Where Things Stand: Anti-Abortion Group’s New Memo Highlights GOPers Squirming On Roe

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WASHINGTON, DC - MAY 10: Abortion-rights demonstrators gather in front of the U.S. Supreme Court building on May 10, 2022 in Washington, DC. Senate Democrats plan take up a bill May 11 that would codify abortion rig... WASHINGTON, DC - MAY 10: Abortion-rights demonstrators gather in front of the U.S. Supreme Court building on May 10, 2022 in Washington, DC. Senate Democrats plan take up a bill May 11 that would codify abortion rights in federal law, but it is all but certain to come up short of the 60 votes needed to overcome a Republican fillibuster. (Photo by Tasos Katopodis/Getty Images) MORE LESS
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In case you missed it, it’s worth looking at this memo that the big anti-abortion group Susan B. Anthony Pro-Life America sent to Republican lawmakers last week outlining messaging points and policy proposals for the party to push in the wake of Roe’s demise.

The messaging tight-rope they’re walking to avoid fully dancing on Roe’s grave remains interesting.

Axios obtained the memo and published it yesterday. One of the most striking components of the memo was its focus on encouraging lawmakers in Congress to not depend on state legislatures entirely to pass abortion restrictions post-Roe. The group pushed Republicans to talk about things Congress could do as well — like passing national restrictions on the procedure (such as a six or 15-week ban) if the GOP takes back the House and Senate after the Midterms. The group claimed there is some polling to support the idea that Americans are okay with some restrictions.

Before getting into how Republicans should message on potential gestational restrictions ahead of Midterms, the group also encouraged GOPers to continue referring to Democrats’ legislative efforts to codify abortion rights into law as radical and “extreme.” The group offered a messaging approach on how to criticize what Democrats are doing currently, arguing that they’re only holding hearings and pushing new legislation after Roe’s overturning to “set traps” and get Republicans to “say damaging things” — as if they need help from Democrats in that realm.

The group referred to Democrats’ Women’s Health Protection Action as the “Abortion On- Demand Until Birth Act” — a phrase some Republicans are already using — and highlighted efforts to get all 50 senators on board with a filibuster carveout for abortions rights as a sign of just how badly Democrats want to abort babies at birth (I don’t need to say it, but I will: Democrats don’t want to do that). The House passed the WHPA on Friday, but it doesn’t have the votes in the Senate — Sen. Joe Manchin’s (D-WV) already opposed a version of the legislation earlier this year.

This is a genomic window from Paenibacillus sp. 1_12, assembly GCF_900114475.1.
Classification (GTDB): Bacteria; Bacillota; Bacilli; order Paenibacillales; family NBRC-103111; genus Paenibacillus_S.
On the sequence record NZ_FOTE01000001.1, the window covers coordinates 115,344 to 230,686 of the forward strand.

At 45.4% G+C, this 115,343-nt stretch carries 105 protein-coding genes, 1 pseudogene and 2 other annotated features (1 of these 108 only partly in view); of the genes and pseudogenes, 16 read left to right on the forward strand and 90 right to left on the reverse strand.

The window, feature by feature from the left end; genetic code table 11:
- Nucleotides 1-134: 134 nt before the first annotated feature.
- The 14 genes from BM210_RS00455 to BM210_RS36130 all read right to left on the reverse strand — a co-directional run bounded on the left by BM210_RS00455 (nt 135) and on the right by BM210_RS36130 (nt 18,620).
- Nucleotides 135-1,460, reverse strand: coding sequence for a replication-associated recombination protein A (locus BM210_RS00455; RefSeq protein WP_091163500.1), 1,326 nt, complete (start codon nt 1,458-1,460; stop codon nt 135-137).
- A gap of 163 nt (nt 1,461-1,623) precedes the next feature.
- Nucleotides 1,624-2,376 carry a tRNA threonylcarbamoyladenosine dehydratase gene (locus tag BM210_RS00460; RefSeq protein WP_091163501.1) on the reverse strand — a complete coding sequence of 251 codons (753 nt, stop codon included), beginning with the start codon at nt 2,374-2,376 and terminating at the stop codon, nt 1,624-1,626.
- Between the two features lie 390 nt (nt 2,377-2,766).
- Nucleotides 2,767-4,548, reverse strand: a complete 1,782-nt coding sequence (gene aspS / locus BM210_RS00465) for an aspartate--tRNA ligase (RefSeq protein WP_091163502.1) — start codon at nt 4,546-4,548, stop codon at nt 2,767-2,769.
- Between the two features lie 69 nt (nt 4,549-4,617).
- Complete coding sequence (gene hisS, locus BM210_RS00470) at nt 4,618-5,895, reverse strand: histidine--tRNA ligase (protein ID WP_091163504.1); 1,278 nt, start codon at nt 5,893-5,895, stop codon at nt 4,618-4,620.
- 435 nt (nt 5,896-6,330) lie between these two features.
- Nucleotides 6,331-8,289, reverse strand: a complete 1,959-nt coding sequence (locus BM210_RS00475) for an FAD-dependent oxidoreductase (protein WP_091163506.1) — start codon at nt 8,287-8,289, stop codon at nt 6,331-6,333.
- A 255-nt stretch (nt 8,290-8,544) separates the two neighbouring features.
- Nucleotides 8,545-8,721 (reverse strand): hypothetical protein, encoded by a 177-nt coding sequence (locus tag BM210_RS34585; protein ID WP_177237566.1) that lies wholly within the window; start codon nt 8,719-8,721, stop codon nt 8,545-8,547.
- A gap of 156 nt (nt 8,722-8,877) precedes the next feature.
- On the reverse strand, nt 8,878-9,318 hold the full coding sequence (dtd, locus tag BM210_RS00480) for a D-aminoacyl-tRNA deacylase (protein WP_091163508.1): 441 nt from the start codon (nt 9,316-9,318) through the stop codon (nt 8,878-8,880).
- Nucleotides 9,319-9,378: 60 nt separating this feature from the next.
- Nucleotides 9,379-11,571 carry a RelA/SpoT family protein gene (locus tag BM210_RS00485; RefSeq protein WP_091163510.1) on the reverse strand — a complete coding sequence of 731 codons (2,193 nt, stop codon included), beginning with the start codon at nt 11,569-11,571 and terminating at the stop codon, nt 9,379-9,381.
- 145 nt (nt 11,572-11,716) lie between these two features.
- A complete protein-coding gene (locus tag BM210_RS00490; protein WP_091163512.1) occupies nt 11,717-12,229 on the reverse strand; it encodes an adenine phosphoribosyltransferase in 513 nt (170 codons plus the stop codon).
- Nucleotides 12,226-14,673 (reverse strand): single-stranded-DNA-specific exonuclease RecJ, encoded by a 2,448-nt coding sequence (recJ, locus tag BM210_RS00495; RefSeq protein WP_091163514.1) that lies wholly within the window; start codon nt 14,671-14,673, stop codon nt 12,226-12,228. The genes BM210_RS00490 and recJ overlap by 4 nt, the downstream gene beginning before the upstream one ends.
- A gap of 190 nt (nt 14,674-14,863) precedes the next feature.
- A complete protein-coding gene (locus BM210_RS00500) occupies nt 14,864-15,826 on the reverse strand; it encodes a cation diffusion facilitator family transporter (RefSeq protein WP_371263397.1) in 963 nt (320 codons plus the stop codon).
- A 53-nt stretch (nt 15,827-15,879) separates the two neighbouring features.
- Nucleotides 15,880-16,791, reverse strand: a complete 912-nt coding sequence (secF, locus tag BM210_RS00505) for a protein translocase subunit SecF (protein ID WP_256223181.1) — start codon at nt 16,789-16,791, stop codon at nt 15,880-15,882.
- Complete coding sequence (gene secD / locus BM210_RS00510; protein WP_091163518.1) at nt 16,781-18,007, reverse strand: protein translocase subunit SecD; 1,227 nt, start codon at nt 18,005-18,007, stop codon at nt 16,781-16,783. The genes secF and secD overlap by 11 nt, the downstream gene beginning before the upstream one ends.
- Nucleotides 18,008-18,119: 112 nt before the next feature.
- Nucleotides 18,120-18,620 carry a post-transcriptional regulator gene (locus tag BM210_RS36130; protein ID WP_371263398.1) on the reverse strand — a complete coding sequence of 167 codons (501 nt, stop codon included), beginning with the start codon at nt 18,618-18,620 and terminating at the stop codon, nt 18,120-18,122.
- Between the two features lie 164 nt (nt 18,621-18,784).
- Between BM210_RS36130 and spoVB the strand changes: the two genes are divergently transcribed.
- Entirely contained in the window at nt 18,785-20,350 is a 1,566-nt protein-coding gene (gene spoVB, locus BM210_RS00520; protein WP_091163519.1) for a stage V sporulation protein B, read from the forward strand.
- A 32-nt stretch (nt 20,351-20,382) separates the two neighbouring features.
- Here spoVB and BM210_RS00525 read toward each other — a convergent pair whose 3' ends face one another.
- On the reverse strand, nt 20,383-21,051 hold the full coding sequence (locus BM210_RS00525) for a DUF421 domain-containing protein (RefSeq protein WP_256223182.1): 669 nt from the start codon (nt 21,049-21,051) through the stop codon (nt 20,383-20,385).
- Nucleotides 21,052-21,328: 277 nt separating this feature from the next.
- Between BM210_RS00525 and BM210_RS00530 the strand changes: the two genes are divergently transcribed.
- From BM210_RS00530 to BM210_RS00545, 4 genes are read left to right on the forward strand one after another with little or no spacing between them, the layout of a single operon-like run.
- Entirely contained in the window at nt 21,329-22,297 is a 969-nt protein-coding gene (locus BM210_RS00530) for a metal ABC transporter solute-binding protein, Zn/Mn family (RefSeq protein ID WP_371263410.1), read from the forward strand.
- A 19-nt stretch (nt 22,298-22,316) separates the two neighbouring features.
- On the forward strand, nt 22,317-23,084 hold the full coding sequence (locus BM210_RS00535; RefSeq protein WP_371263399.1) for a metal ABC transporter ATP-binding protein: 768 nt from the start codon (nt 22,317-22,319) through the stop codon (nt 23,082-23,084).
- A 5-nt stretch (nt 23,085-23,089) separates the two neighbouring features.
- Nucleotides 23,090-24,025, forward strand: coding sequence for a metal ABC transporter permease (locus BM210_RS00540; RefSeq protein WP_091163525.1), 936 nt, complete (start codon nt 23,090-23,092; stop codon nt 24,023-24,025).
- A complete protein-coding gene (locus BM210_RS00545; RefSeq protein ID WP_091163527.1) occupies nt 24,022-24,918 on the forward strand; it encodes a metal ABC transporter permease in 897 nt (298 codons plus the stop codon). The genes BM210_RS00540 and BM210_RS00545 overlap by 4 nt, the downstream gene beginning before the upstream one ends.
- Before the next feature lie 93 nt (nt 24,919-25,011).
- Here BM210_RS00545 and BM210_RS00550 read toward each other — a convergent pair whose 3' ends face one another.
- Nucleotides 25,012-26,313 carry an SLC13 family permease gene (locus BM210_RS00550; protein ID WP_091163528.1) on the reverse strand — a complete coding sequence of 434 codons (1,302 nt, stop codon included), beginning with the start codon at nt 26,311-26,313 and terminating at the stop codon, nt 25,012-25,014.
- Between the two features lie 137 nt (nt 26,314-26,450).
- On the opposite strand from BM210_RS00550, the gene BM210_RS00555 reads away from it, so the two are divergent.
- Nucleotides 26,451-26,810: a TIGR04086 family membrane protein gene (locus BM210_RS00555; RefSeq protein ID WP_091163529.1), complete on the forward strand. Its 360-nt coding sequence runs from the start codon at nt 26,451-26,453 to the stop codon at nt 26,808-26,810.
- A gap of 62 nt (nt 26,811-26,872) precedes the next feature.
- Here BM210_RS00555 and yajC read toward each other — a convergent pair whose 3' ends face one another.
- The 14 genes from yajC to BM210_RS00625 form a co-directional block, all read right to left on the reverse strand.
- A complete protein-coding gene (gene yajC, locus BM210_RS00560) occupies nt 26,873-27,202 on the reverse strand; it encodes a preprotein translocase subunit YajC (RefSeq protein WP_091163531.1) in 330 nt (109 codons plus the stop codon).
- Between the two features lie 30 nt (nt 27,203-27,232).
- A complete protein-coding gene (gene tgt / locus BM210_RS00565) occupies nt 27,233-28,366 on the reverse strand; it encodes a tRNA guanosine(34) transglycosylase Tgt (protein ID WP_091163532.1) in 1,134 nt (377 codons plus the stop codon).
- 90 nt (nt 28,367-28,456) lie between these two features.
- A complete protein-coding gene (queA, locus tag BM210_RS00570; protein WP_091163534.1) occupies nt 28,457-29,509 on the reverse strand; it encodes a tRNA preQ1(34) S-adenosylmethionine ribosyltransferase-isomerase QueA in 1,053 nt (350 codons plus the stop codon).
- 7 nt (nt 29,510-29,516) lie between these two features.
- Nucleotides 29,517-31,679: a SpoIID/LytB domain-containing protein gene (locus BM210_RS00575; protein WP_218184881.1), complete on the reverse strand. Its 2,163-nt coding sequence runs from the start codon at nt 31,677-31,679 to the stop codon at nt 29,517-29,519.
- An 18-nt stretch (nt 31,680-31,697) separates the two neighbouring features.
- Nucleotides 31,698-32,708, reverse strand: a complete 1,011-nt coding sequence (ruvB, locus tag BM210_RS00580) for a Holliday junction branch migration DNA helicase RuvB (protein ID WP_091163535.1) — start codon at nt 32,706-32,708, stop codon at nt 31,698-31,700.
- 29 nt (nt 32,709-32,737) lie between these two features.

The memo also acknowledged the national unpopularity of Roe’s overturning among Americans across the political spectrum, arguing, essentially, that Americans are just reacting to a deviation from precedent, but will eventually get on board with restrictions because: “The results are more encouraging when you dig a bit deeper, as they clearly demonstrate that the majority of Americans support limits that were not allowed under Roe,” the group claims.

But the most interesting part of the memo is this bit of squirming, presented just after the group outlined what kind of federal legislation Republicans should push — which was: “SBA Pro-Life America supports the most ambitious legislation that can achieve consensus, whether it may be a heartbeat limit, a pain-capable limit, or a similarly protective gestational limit,” the memo said — if/when the GOP takes back Congress:

“The Dobbs decision means that the American people are able to decide the issue of abortion through their elected officials in the states and in Congress. It does NOT mean a nationwide ban on abortion,” the memo reminds Republicans to articulate to voters. It’s an interesting point of tension that we’ve been tracking for some time.

While anti-abortion activists are certainly not content to just let the states decide, that’s the language Republicans have used to downplay the severity of Roe’s overturning during an election year when control of Congress is up in the air. It was only after the Supreme Court decision on Roe was leaked that some Republicans began flirting with the idea of passing national abortion restrictions via Congress.

The tight-rope walking continues.

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